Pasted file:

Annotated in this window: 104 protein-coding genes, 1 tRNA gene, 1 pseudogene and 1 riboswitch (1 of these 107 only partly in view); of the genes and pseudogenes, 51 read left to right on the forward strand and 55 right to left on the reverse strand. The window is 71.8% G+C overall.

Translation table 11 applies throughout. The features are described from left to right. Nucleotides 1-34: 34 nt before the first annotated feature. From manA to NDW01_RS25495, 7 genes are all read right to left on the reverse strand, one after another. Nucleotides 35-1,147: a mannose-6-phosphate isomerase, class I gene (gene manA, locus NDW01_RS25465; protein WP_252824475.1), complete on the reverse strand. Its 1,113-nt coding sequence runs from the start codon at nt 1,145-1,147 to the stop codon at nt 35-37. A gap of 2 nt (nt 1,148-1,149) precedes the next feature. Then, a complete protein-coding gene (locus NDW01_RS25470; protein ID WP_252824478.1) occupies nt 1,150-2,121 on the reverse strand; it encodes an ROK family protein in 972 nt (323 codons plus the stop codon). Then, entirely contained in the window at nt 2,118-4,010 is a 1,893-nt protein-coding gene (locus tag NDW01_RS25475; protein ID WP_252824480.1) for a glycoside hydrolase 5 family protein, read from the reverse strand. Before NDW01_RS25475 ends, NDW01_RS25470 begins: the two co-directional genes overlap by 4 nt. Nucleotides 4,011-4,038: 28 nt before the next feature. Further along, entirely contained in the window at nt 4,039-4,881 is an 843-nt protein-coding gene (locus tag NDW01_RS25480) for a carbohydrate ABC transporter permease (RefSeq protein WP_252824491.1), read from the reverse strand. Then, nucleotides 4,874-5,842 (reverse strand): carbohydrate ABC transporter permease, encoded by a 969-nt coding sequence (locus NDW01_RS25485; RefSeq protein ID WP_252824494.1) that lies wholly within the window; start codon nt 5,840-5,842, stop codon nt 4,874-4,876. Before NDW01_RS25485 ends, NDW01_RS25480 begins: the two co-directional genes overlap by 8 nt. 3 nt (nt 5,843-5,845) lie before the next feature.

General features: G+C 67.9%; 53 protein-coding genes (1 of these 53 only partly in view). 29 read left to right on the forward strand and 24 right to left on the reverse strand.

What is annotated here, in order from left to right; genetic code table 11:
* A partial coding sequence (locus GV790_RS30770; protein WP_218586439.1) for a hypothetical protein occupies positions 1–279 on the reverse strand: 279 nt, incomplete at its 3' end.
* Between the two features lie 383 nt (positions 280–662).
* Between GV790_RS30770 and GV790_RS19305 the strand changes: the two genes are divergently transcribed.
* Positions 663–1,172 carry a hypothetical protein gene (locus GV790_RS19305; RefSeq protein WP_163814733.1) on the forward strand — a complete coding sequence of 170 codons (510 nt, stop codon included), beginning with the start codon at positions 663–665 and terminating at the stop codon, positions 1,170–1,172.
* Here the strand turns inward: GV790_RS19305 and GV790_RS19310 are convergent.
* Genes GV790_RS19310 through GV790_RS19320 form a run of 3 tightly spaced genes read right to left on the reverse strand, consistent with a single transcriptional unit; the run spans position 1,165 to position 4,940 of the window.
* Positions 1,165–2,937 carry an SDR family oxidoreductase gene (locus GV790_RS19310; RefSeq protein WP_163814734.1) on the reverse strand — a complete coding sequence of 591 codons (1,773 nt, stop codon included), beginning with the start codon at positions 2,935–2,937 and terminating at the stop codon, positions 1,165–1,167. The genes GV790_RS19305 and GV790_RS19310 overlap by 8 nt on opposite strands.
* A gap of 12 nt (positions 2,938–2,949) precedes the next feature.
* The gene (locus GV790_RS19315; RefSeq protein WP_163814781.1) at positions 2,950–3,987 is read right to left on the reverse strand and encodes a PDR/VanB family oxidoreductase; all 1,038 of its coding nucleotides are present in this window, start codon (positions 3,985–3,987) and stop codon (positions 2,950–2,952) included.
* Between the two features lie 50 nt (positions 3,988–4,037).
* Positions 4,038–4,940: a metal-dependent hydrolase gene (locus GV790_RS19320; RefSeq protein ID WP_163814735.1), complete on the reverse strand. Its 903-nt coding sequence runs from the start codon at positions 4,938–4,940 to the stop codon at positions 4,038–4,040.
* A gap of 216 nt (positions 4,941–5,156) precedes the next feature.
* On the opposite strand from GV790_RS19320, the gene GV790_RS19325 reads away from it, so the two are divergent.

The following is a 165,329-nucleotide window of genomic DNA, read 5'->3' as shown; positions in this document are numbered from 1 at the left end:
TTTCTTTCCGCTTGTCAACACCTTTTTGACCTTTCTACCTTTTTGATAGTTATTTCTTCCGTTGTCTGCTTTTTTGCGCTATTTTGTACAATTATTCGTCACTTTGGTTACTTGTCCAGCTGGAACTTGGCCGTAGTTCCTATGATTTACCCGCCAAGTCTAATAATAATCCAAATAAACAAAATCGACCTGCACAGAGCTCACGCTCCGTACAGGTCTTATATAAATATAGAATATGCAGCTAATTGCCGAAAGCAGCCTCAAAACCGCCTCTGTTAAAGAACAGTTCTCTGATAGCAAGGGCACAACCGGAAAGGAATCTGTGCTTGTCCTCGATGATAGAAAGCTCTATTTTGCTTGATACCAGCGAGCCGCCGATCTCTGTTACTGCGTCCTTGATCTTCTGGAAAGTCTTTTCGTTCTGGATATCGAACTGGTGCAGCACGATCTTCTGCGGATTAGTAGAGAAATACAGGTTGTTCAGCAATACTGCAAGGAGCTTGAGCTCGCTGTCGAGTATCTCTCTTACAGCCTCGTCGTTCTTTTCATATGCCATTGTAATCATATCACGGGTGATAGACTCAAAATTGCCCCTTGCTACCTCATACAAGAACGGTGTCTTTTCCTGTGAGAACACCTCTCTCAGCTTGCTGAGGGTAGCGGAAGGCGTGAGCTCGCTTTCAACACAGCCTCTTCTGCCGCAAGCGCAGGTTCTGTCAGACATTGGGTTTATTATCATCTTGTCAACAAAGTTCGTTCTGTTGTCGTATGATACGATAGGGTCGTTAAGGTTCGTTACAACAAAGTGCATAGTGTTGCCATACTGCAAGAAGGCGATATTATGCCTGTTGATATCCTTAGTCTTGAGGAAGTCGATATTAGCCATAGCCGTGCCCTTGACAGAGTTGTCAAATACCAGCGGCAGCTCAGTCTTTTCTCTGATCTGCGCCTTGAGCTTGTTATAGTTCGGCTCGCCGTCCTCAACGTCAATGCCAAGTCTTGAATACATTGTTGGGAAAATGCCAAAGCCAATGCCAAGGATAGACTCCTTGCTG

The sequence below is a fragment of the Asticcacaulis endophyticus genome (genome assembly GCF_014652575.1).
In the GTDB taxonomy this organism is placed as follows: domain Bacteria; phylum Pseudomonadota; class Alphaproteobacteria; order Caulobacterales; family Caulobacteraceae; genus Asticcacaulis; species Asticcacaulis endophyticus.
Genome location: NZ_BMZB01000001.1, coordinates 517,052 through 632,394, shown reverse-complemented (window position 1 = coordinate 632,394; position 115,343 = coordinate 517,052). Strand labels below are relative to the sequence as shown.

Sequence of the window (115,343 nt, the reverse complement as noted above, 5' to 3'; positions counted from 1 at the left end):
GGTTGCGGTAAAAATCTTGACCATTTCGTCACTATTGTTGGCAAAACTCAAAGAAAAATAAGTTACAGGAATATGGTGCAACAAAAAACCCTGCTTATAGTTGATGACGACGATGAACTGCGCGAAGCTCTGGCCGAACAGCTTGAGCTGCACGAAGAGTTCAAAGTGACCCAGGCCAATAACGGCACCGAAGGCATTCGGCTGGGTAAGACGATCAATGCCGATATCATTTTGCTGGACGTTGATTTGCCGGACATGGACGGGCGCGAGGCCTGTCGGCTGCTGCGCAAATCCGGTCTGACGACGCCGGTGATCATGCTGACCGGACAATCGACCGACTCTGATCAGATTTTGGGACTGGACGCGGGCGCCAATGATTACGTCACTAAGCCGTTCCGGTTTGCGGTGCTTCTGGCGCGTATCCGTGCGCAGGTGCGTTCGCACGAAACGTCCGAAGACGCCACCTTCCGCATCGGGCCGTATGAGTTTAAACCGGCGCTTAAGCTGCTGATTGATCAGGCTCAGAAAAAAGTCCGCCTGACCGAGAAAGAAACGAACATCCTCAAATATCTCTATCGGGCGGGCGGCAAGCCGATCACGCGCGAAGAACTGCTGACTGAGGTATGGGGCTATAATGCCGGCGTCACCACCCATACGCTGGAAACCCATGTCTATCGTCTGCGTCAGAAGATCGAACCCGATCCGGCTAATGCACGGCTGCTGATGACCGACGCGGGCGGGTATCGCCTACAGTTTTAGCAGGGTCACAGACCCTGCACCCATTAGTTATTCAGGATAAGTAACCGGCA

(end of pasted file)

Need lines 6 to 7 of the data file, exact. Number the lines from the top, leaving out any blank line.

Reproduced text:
* Between the two features lie 383 nt (positions 280–662).
* Between GV790_RS30770 and GV790_RS19305 the strand changes: the two genes are divergently transcribed.